Why virtual reality could spur a PR revolution

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Virtual reality (VR) has long been touted as “the next big thing” in consumer tech. While it is frequently associated with futuristic and unreleased innovations, VR has actually been included in numerous high-profile products and experiences over the years. Notable examples include the View-Master simulator from the 1930s, the “4-D” amusement park ride The Sensorium from the 1980s and the Nintendo Virtual Boy gaming console from the 1990s.

Public relations is not usually one of the first fields that come to mind when brainstorming use cases for VR – film, video games and these other recreational pursuits typically top the list instead. However, there could be a starring role for VR in PR, especially for presenting visually stimulating stories to audiences already glued to their various device screens. The similar augmented reality (AR) might also be incorporated into the PR campaigns of tomorrow.

A PR professional moves an altered reality viewer-app on a smartphone over compatible documents.


VR, AR and PR: How they are related to each other

VR and AR are sometimes treated as interchangeable terms, but there is an important distinction:

    • • VR should be an all-encompassing experience created by a computer. To produce such immersion, some VR providers rely on headsets plugged into a CPU. The Oculus Rift (manufactured by a Facebook-acquired company) and the Nintendo Famicom both take this route. There are smartphone and PC options for VR, too.
    • • AR is the layering of computer-generated images over the physical world. A simple example is the explanatory imagery superimposed on some sporting event broadcasts. The Apple iPhone X is also an AR-capable device, in its ability to graft emojis on human faces (“Animoji”) as captured in real-time by its front-facing cameras.

Why would PR professionals consider implementing VR and AR in their strategies? Their rationale begins with the lengthier and deeper engagement VR/AR can supply, thanks to its multisensory and immersive effects.

A 2016 survey from YuMe and Nielsen found VR-based pieces of content exhibited 34 percent longer engagement than alternatives presented on flat surfaces such as traditional screens. They also outperformed 3-D videos on the same metric.

These findings may be attributable to the captive audience effect on anyone pursuing a VR/AR experience. Unlike phones or tablets, VR headsets and AR viewers do not lend themselves to multitasking, meaning there are fewer distractions. As a result, a well-crafted PR message or even a pitch should have a better chance of making an impression than an email, video or slide deck that could get lost in a sea of interruptions.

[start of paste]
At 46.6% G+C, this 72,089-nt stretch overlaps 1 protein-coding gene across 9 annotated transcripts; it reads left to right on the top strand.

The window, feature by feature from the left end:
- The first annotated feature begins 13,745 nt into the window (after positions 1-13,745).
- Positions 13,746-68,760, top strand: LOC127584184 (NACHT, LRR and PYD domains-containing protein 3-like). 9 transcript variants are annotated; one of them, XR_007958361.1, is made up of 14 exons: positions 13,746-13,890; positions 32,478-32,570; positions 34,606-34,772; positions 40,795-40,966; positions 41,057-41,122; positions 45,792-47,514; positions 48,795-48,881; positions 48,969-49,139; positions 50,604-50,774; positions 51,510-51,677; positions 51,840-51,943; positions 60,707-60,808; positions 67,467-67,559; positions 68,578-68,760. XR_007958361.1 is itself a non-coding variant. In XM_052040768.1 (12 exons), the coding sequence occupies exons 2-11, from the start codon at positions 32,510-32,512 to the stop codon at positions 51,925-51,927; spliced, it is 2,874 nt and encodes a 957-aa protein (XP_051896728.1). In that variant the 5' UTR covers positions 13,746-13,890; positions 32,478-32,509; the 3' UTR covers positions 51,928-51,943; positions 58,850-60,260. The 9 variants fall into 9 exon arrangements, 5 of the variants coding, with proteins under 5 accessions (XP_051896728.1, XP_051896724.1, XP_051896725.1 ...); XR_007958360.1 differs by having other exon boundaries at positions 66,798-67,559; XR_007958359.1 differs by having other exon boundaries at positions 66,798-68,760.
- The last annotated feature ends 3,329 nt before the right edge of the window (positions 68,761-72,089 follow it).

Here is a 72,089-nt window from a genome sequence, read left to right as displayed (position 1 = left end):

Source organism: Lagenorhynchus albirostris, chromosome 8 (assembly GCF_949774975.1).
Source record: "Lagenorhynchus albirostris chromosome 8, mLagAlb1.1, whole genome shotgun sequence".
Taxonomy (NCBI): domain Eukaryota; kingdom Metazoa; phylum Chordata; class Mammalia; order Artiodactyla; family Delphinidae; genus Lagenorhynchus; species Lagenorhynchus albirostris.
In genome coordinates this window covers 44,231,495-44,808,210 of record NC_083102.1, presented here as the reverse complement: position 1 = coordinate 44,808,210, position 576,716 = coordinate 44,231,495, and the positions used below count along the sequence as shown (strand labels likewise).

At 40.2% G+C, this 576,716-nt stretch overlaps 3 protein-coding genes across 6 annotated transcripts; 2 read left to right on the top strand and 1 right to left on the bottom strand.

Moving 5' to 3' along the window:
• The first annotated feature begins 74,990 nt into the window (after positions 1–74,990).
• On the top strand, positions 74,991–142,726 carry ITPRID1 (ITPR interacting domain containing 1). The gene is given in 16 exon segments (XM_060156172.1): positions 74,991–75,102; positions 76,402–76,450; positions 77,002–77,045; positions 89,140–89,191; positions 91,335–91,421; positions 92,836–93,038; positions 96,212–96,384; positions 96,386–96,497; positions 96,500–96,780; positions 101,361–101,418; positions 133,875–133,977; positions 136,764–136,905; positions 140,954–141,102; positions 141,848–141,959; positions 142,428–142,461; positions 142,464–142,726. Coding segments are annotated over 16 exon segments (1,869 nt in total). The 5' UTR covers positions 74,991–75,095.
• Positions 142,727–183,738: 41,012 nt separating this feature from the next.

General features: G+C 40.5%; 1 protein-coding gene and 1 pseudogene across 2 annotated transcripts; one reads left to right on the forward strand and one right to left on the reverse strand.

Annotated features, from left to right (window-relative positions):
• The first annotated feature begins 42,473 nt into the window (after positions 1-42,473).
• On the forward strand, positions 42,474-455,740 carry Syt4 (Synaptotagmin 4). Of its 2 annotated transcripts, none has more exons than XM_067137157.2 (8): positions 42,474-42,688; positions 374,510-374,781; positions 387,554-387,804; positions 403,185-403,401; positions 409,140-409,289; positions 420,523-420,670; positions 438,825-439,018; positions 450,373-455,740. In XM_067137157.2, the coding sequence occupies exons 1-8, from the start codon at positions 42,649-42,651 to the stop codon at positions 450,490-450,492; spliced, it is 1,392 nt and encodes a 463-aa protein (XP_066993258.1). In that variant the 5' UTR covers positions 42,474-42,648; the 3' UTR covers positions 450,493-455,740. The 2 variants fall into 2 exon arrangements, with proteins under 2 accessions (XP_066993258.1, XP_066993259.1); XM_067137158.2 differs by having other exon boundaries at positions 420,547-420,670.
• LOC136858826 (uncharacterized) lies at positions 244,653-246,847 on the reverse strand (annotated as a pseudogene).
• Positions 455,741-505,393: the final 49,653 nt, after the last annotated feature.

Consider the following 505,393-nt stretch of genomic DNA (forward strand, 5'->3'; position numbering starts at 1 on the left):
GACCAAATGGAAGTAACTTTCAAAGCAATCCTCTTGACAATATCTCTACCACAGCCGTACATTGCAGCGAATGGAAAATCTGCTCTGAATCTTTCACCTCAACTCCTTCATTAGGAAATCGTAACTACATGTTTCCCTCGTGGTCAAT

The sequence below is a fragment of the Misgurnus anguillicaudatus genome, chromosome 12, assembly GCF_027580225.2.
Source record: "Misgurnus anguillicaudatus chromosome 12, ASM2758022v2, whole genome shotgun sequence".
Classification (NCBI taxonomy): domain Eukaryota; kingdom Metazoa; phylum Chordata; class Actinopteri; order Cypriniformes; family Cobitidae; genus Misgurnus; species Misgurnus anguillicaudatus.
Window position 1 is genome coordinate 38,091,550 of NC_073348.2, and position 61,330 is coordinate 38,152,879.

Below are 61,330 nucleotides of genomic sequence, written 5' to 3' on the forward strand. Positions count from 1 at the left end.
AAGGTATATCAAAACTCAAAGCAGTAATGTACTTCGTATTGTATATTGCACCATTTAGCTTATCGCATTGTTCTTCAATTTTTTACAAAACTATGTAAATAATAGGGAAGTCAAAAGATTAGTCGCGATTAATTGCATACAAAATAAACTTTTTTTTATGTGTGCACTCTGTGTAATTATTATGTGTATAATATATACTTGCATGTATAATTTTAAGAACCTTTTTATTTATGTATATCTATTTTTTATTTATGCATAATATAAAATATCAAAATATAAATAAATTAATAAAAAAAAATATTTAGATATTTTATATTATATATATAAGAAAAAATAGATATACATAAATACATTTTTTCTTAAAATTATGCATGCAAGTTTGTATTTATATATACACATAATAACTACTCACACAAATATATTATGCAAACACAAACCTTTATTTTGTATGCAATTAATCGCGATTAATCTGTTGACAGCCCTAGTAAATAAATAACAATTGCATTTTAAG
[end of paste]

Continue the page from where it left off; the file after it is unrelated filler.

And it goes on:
Media outlets, as well as PR firms, are already seizing VR and AR opportunities. Both The New York Times and USA Today have released VR-capable applications marketed as ways for readers to “go inside” their stories.

Notably, these apps are compatible with – but do not require – headsets, allowing them to reach much larger readerships than if they were tied to specific hardware. In an overview for the Public Relations Society of America, one PR consultant noted a similar mass-market approach by Facebook, which began selling 360-degree video ads in late 2015 and landed AT&T, Nestle and Samsung as launch partners.

Five possible uses for VR/AR in PR

Beyond enhanced editorial content and advertising copy, the dynamic duo of VR and AR offer many other unique chances for reinventing PR strategies. Let’s look at few that have caught the attention of PR professionals in recent years:

1. Making organizations seem more relatable and tangible to the public

The public is broadly familiar with PR forms such as mailers, press releases and videos, to such an extent they may only skim them in many cases, if they look at them at all. Fortunately, VR opens up new and interesting alternatives, such as virtual tours and fireside chats.

These dynamic experiences can feel more immediate and personalized than viewing static content. Someone curious about a company’s culture and value might get a uniquely in-depth look at corporate headquarters, via a guided VR exploration through virtual “rooms.” An executive, represented by an animated sprite, could also give a talk against a backdrop that would change in tandem with topics of the presentation. Companies such as Marriott and North Face have already rolled out similar VR experiences
Viewers might ultimately feel more connected to organizations through this particular take on VR-enhanced PR. AR also provides comparable opportunities.

2. Planting AR codes and objects in public locations

On the AR side, the use of discoverable and interactive items puts something AR tech is already demonstrably suited for – i.e., gamification – in the service of PR brand building. A PR professional might set up scannable QR codes or take advantage of the specific features of a platform like Snapchat to encourage the public to participate in AR-enabled campaigns.